Founded by Finnish settlers in the late 19th century, Finn Slough is a tiny fishing community located along the marshy banks of the mighty Fraser River in southern Richmond, British Columbia. In the early 20th century the settlers moved the village to its current location, a slough (swamp, pronounced “slew”) at the base of the No. 4 Road on Lulu Island east of Steveston. Most—if not all—of the buildings in Finn Slough were constructed prior to 1950, lack modern plumbing, and rely on wood-burning stoves for heating.
I spent a night at Niushan Huting 牛山呼庭 in Hualien 花蓮 a few months ago for an electronic music festival, Organik 2014. After having been up all night (and playing what was probably my lousiest DJ set in Taiwan) I wandered down to the shoreline, still hearing the distant echo of music over the pounding surf and the sound of pebbles rolling back into the sea after every crashing wave. It was not long after sunrise and a most serene quality of light filled the air, illuminating the rocky, windswept coastline with a majestic ambiance. I wet my feet, letting the ocean wash over me, and did my best to capture the magic of this primal scene.
These photographs were captured on a short two day, three night visit to Singapore in February 2013. I was unable to do more than scratch the surface of this intriguing island city-state on such a brief trip, but I did manage to take a few interesting shots while I was there. Most of my time was spent in Singapore’s historic Chinatown, known in Chinese as Niucheshui 牛車水 (literally “ox-cart water”), but I also ventured into Little India and the Downtown Core.
Last night I went to Dapu Village in Zhunan 竹南, the northernmost township in Miaoli 苗栗, for a concert and movie screening commemorating the treacherous demolition of four homes last year. The event took place on the former site of Chang Pharmacy, whose owner, Chang Sen-wen 張森文, was later found dead in a drainage ditch in an apparent suicide. This occurred not long after the government razed his home and business to the ground with all his possessions still inside. In a cruel twist of fate the Chang family was served a bill for demolition equalling the financial compensation offered by the government—leaving them with absolutely nothing. Eminent domain may serve the public interest in special circumstances—but this was outright robbery by the state.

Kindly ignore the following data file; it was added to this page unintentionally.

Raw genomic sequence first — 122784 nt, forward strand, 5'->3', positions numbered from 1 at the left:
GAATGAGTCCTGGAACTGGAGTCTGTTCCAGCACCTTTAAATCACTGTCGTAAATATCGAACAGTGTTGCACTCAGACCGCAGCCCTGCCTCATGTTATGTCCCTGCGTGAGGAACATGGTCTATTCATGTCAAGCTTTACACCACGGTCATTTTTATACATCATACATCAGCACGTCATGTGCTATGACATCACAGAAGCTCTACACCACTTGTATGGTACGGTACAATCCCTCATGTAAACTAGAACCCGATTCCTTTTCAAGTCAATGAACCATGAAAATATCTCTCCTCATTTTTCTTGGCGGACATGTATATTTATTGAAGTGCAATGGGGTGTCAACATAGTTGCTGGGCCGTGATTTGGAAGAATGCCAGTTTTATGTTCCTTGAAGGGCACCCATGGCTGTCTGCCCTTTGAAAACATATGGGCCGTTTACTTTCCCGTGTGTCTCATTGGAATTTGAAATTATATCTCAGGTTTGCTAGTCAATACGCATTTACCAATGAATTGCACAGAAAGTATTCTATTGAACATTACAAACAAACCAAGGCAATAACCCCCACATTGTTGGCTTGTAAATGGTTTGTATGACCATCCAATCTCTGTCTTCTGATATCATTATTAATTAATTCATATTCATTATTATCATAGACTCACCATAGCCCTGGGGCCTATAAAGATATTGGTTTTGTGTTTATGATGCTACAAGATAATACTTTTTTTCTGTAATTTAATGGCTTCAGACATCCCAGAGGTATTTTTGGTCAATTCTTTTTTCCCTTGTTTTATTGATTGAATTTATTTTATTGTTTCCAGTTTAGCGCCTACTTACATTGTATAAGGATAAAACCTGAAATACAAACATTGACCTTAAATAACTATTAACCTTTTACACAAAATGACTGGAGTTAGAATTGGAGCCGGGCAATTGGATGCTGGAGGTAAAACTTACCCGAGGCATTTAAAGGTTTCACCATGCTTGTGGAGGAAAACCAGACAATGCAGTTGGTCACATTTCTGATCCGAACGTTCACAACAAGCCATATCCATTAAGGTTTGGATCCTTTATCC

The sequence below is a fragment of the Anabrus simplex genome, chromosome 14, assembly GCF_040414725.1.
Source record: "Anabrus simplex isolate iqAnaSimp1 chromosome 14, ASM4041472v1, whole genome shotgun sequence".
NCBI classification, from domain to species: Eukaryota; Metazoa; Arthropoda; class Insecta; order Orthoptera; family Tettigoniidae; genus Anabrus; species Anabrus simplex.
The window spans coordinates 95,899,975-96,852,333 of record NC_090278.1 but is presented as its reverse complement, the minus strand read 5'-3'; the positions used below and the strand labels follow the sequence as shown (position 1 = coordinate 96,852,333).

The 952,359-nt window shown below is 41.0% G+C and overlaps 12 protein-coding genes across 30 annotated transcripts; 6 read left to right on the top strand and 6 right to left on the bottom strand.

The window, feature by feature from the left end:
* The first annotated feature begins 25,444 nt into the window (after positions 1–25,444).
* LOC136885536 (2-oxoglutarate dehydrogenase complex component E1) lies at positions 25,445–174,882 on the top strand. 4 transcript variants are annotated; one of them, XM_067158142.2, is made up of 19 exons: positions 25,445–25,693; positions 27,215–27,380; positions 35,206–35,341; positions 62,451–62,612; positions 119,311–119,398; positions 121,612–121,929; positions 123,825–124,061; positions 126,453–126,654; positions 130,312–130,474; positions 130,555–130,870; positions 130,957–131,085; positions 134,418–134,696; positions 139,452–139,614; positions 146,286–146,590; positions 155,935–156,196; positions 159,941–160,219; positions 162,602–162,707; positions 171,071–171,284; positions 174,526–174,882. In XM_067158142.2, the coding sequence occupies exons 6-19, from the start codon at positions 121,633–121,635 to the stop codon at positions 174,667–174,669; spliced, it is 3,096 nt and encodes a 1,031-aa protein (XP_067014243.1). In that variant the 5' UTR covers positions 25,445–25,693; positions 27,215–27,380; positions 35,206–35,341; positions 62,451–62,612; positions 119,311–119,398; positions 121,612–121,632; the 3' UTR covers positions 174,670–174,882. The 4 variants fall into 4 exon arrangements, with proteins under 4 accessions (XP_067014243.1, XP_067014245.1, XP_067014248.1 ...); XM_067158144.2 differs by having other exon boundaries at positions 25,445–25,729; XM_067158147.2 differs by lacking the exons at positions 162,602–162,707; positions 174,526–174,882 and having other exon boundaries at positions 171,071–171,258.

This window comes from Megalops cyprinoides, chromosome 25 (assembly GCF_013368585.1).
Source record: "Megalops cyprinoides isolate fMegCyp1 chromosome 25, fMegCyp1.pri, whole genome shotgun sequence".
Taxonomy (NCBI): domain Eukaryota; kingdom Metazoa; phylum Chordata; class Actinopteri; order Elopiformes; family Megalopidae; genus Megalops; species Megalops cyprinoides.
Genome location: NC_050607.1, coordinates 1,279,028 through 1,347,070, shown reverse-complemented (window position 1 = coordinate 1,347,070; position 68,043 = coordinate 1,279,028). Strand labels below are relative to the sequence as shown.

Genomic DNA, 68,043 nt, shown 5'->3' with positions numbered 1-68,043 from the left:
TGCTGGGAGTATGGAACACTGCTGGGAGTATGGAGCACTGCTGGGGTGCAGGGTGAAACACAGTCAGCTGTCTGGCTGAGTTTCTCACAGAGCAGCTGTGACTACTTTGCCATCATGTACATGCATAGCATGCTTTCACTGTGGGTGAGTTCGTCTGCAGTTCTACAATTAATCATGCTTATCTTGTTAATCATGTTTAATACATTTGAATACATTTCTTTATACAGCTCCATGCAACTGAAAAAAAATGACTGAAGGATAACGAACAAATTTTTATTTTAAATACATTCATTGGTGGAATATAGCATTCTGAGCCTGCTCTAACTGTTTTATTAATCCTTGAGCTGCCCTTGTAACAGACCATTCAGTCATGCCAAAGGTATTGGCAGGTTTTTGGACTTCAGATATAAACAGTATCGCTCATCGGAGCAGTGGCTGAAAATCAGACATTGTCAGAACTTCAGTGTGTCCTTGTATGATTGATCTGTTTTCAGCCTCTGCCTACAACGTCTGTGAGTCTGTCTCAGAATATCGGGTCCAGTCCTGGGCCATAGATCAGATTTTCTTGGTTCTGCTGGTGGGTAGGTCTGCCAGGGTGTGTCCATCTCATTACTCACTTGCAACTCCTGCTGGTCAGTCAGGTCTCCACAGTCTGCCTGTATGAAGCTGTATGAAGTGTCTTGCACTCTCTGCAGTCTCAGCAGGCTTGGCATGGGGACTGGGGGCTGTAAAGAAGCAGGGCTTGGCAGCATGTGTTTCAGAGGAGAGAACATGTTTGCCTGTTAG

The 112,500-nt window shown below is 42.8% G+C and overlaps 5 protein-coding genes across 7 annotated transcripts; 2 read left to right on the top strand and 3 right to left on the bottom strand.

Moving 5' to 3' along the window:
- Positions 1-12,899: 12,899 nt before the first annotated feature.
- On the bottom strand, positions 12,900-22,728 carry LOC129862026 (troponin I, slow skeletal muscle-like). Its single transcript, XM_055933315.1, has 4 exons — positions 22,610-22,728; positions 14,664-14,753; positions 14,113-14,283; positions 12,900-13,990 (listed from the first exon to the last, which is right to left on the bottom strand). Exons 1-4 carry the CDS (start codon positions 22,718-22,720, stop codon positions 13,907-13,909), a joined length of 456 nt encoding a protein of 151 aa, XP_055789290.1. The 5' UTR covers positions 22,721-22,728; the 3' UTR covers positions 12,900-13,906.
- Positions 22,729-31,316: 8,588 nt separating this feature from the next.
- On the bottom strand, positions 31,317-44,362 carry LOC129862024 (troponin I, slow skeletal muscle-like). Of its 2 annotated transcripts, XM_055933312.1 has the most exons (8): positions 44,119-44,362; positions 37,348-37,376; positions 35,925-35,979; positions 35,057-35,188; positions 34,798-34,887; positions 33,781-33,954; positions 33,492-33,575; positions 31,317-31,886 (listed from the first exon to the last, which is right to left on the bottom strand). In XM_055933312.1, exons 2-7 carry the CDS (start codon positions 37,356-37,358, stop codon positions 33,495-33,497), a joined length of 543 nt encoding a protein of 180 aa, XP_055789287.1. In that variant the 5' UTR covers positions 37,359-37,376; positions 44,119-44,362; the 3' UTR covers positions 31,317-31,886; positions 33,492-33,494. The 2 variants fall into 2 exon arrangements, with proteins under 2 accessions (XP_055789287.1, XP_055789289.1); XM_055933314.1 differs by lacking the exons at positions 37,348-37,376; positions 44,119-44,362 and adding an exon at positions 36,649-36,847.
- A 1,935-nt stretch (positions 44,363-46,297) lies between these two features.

The Dapu incident1, in brief: Miaoli 苗栗 magistrate Liu Zhenghong 劉政鴻 (pictured above, at left) ordered the expropriation of 156 hectares of land in Dapu Village in 2009, ostensibly to build a new campus of the Hsinchu Science and Industrial Park 新竹科學工業園區. Only 28 hectares were to be used for the park itself—the rest of that land was intended for residential use. In other words, the government seized land from 9452 households primarily to construct hugely profitable residences next to their shiny new industrial development, an obvious case of profiteering referred to as zone expropriation. Put simply: people’s lives were torn apart to line the pockets of a bunch of greedy politicians and their construction industry cronies, all under the banner of “progress”.
The injustice visited upon the four holdouts spurned protests, violent confrontations with the police, and a massive outpouring of public sympathy all across Taiwan. While the protests were not enough to stop the government in Dapu (nor save Mr. Chang) they helped to plant the seeds of the Sunflower student movement that blossomed in March 2014 with the nearly monthlong occupation of the Legislative Yuan. In this respect the slogan “Today Dapu, tomorrow the government”「今天拆大埔，明天拆政府」 was remarkably prescient.
The mural in the photograph (above) was painted by Taiwanese artist Liu Tsung-jung 劉宗榮 on the bare wall where the Chang pharmacy used to stand. The figure on the left is Liu Zhenghong 劉政鴻, widely reviled as one of the most corrupt Taiwanese government officials and the arch-villain in the Dapu drama, with a shoe on his head—a reference to when future Sunflower student movement spokesperson Chen Wei-ting 陳為廷 struck Liu with a tossed shoe as he attempted to attend a memorial service for Mr. Chang. On the right you can see the extraordinarily unpopular President Ma Ying-jeou 馬英九 in his PRC finery, decked out with a fancy beaded headdress3 typically worn by gods and emperors in Chinese culture. The blood-red star overhead is the emblem of the ruling Kuomintang political party of which both are a part.